Another Instagram feed image which shows some of the cut materials with the knives.
The totals for each knife’s cutting performance are shown in the final full and summary results tables, but here, just the cutting performance of each knife with each material is shown. The score is a 5 for a very easy and clean cut, down to a 0 for a failure to cut the material. A few of the knives were clear leaders in the cutting tests. Remember, this is also with blade edges that have been through the corrosion tests. The Cressi Alligator has two sets of results to allow the knife blade and shears to be directly compared. The shears were top performers in the cutting test, but were also matched by the Benchmade H2O.
What are they like to use?
A much more subjective section as it is difficult to quantitatively score how each knife is to use. We have considerations such as the leg straps, opening and closing a folder, unsheathing and re-sheathing the fixed blades, size and weight, grip and ergonomics. All of these factors needed to be considered with bare hands and diving gloves, and then translated into an ergonomics score.
There is far too much to cover in this group review, so you will need to refer to the individual reviews referenced at the beginning of this article.
When comparing leg straps, the choice of quick release or buckle fastening will come down to a matter of personal preference. I found that as you need to the fix the strap length for the quick release type, that sometimes the fit was not so good (perhaps if changing leg or even just depending on the temperature), so the standard buckle fitting worked better (despite being slower to fit and take off) as the fit was adjusted for each and every dive.
For the fixed blades, retention methods varied with rubber straps, clips and sprung plates all be used. More information on this will be seen in the individual reviews. On dry land all the knives are easy to unsheathe, but once strapped to you and you are free-floating in water, this changes significantly and shows the strengths and weaknesses of each design. Critically can you access the knife with either hand as your handed hand might be the one that is entangled.
An important consideration is the ease of re-sheathing the knife. This is where you will want to decide if you really need that sharp point or if a blunt tip knife is better.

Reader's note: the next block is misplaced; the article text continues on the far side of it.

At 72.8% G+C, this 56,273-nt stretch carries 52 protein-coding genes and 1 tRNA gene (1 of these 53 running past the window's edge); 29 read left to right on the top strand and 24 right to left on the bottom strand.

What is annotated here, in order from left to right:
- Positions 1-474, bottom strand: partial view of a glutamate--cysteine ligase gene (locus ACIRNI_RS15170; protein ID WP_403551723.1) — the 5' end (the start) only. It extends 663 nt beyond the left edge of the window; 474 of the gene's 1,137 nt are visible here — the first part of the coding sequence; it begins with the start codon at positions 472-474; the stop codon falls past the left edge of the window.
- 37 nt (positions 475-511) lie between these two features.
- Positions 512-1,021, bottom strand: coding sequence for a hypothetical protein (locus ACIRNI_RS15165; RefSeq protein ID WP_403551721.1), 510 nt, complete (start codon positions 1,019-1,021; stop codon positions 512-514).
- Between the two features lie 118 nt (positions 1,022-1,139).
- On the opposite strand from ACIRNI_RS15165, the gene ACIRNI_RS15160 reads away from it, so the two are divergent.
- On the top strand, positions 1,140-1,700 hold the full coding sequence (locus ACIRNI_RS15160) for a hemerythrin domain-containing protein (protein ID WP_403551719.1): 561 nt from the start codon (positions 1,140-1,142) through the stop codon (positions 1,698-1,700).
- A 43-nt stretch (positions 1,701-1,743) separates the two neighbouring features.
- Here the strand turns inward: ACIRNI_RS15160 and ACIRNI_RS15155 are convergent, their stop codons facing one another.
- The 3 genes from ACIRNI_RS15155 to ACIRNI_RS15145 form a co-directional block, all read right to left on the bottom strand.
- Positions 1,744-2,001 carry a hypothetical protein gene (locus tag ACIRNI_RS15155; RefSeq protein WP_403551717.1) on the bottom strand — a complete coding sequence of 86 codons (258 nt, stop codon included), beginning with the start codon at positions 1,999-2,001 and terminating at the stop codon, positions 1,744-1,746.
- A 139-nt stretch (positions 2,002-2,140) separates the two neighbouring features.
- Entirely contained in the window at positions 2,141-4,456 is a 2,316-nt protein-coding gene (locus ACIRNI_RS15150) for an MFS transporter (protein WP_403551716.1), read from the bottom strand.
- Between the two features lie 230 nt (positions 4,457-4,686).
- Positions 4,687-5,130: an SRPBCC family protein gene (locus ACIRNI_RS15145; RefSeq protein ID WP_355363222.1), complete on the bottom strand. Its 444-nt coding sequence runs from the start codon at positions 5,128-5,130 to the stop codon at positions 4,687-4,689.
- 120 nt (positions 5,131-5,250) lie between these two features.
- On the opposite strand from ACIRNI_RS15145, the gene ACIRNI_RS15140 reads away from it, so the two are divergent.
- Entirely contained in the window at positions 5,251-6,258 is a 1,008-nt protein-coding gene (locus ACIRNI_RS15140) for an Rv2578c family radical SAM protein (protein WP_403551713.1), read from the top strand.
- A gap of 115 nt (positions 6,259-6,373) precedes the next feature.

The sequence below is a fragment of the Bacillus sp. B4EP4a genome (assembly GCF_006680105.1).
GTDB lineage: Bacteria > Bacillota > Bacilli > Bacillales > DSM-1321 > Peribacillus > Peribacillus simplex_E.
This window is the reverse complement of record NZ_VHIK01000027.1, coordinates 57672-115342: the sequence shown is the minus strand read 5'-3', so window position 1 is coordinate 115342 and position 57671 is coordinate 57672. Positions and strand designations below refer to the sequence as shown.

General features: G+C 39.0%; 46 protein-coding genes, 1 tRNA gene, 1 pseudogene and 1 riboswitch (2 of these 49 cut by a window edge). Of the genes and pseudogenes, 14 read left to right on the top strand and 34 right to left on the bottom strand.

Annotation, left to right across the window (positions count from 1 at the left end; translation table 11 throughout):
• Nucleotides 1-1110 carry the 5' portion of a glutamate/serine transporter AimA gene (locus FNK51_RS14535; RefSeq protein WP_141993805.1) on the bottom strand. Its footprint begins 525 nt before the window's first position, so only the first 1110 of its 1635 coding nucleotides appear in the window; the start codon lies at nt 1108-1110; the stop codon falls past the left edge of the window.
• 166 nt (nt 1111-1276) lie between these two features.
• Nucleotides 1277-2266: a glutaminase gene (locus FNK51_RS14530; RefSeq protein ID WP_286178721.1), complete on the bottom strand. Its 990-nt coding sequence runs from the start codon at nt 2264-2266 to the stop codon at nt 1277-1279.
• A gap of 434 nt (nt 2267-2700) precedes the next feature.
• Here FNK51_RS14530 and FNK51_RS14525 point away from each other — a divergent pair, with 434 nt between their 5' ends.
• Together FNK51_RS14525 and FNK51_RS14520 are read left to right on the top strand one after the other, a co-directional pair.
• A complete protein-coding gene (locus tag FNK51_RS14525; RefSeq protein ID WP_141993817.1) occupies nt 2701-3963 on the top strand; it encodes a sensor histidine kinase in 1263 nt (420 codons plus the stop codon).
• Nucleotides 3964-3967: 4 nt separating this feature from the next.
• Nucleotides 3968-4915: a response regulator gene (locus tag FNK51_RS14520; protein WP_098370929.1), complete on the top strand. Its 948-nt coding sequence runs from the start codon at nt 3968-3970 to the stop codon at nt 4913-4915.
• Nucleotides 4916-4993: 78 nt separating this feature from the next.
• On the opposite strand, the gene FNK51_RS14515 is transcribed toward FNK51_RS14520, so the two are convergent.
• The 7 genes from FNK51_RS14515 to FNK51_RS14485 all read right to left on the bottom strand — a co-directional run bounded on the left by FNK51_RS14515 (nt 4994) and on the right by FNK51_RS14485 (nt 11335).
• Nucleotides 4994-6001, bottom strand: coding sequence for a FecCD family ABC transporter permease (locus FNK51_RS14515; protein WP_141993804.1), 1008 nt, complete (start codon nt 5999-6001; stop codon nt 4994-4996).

Once in the hand, how good is the grip.
If choosing a folder, how easy is it to open, especially with gloves. Is it a two handed operation?
A lot of factors and only a score out of 25 to work with. These scores are included in the overall results table.
With so much information to present, unfortunately the only way is with a couple of results tables. There are two tables included here, one is the full results table with detailed cutting test results. This is packed with information and you will need to view the image separately (click on it) to expand it and read all the detailed results.
Please note the Benchmade 112S is incorrectly named the 112B in the tables.
Taking out the detailed cutting test results makes for a more manageable results table, and here the scores have been put into ranking order with the top scores at the top of the table.
Normally I include a Pros/Cons table in the summary, but in this case it is not appropriate (this will be included in the individual reviews). Instead I wanted to mention how to look at these results. You will all have specific needs, you may want a large or small knife, you may absolutely want a knife needing no maintenance (apart from sharpening), you may have a strict budget, or dive in conditions where you often lose knives, so despite what looks like a clear winner in this test you might chose another option.
All the tests in this Mega Review have been carried out with the knives treated as equals, using the same conditions and testing criteria throughout. You may not be surprised to see that the two top scores are from the two most expensive knives, (you really do get what you pay for) which also happen to be from specialist knife manufacturers. Also scoring well are the Titanium blades, even up against steel blades.
I’m purposefully avoiding making absolute conclusions here as the experimental results speak for themselves. The individual reviews will be completed and published as soon as possible and the links will be included at the beginning of this article.
This information should allow you to form your own opinions about what you might look for in a dive knife.
Though I didn’t want to pick one out of these as a winner, there is the question “Do I have a favourite?” – Yes I do. Quite simply for the complete lack of care required in maintaining it, the light weight, the sheath retention and overall package, for me it is the Promate Titanium KF593 Scuba knife. Others come in very close seconds, and are also excellent choices, but if I had to pick one, and have in fact been doing that since the initial testing, it is the Titanium KF593. I also have to give a mention to the Benchmade 112S H2O as if I knew I was going to be doing a lot of cutting, then this knife would overtake the Titanium blade for quality of cut and edge retention. If you follow the philosophy that “one is none, two is one” then, like me, you might carry both of these.
It’s been fun…….
Discussing the Review: